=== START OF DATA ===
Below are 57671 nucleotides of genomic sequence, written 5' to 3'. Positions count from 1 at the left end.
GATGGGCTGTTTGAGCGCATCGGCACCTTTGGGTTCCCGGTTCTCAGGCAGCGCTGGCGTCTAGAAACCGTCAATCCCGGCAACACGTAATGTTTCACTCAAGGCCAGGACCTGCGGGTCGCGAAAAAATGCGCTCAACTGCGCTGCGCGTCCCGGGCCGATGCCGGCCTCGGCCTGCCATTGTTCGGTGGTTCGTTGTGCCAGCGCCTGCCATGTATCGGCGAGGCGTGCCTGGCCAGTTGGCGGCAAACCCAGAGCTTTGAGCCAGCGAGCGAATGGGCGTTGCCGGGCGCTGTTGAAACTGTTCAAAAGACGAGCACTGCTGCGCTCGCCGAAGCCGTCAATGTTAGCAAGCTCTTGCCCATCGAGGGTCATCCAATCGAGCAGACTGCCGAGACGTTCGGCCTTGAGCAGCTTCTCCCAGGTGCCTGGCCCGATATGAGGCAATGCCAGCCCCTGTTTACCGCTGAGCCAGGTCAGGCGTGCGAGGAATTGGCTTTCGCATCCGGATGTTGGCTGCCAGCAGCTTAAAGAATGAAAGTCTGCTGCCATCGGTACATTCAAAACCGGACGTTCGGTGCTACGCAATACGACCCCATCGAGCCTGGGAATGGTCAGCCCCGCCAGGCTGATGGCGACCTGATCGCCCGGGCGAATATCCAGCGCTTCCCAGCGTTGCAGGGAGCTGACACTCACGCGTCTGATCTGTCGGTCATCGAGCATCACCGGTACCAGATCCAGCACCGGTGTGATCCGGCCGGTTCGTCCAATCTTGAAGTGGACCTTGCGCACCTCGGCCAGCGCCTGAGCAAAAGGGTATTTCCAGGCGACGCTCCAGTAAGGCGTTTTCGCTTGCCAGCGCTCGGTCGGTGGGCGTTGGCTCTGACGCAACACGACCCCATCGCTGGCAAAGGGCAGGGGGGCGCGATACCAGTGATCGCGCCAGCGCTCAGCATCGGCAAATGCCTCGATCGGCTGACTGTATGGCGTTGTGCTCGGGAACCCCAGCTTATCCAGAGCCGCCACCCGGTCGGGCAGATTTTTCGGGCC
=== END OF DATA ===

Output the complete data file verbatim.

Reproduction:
Below are 57671 nucleotides of genomic sequence, written 5' to 3'. Positions count from 1 at the left end.
GATGGGCTGTTTGAGCGCATCGGCACCTTTGGGTTCCCGGTTCTCAGGCAGCGCTGGCGTCTAGAAACCGTCAATCCCGGCAACACGTAATGTTTCACTCAAGGCCAGGACCTGCGGGTCGCGAAAAAATGCGCTCAACTGCGCTGCGCGTCCCGGGCCGATGCCGGCCTCGGCCTGCCATTGTTCGGTGGTTCGTTGTGCCAGCGCCTGCCATGTATCGGCGAGGCGTGCCTGGCCAGTTGGCGGCAAACCCAGAGCTTTGAGCCAGCGAGCGAATGGGCGTTGCCGGGCGCTGTTGAAACTGTTCAAAAGACGAGCACTGCTGCGCTCGCCGAAGCCGTCAATGTTAGCAAGCTCTTGCCCATCGAGGGTCATCCAATCGAGCAGACTGCCGAGACGTTCGGCCTTGAGCAGCTTCTCCCAGGTGCCTGGCCCGATATGAGGCAATGCCAGCCCCTGTTTACCGCTGAGCCAGGTCAGGCGTGCGAGGAATTGGCTTTCGCATCCGGATGTTGGCTGCCAGCAGCTTAAAGAATGAAAGTCTGCTGCCATCGGTACATTCAAAACCGGACGTTCGGTGCTACGCAATACGACCCCATCGAGCCTGGGAATGGTCAGCCCCGCCAGGCTGATGGCGACCTGATCGCCCGGGCGAATATCCAGCGCTTCCCAGCGTTGCAGGGAGCTGACACTCACGCGTCTGATCTGTCGGTCATCGAGCATCACCGGTACCAGATCCAGCACCGGTGTGATCCGGCCGGTTCGTCCAATCTTGAAGTGGACCTTGCGCACCTCGGCCAGCGCCTGAGCAAAAGGGTATTTCCAGGCGACGCTCCAGTAAGGCGTTTTCGCTTGCCAGCGCTCGGTCGGTGGGCGTTGGCTCTGACGCAACACGACCCCATCGCTGGCAAAGGGCAGGGGGGCGCGATACCAGTGATCGCGCCAGCGCTCAGCATCGGCAAATGCCTCGATCGGCTGACTGTATGGCGTTGTGCTCGGGAACCCCAGCTTATCCAGAGCCGCCACCCGGTCGGGCAGATTTTTCGGGCC